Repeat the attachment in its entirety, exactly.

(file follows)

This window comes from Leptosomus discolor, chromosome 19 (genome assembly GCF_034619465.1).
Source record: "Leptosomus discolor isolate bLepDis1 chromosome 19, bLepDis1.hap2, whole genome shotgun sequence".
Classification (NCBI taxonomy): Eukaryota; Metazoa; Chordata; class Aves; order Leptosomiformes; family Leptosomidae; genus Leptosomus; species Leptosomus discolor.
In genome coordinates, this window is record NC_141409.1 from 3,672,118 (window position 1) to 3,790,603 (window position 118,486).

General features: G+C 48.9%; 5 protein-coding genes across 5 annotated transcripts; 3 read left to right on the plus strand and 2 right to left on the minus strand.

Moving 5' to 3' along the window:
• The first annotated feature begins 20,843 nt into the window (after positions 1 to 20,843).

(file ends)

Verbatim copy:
This window comes from Leptosomus discolor, chromosome 19 (genome assembly GCF_034619465.1).
Source record: "Leptosomus discolor isolate bLepDis1 chromosome 19, bLepDis1.hap2, whole genome shotgun sequence".
Classification (NCBI taxonomy): Eukaryota; Metazoa; Chordata; class Aves; order Leptosomiformes; family Leptosomidae; genus Leptosomus; species Leptosomus discolor.
In genome coordinates, this window is record NC_141409.1 from 3,672,118 (window position 1) to 3,790,603 (window position 118,486).

General features: G+C 48.9%; 5 protein-coding genes across 5 annotated transcripts; 3 read left to right on the plus strand and 2 right to left on the minus strand.

Moving 5' to 3' along the window:
• The first annotated feature begins 20,843 nt into the window (after positions 1 to 20,843).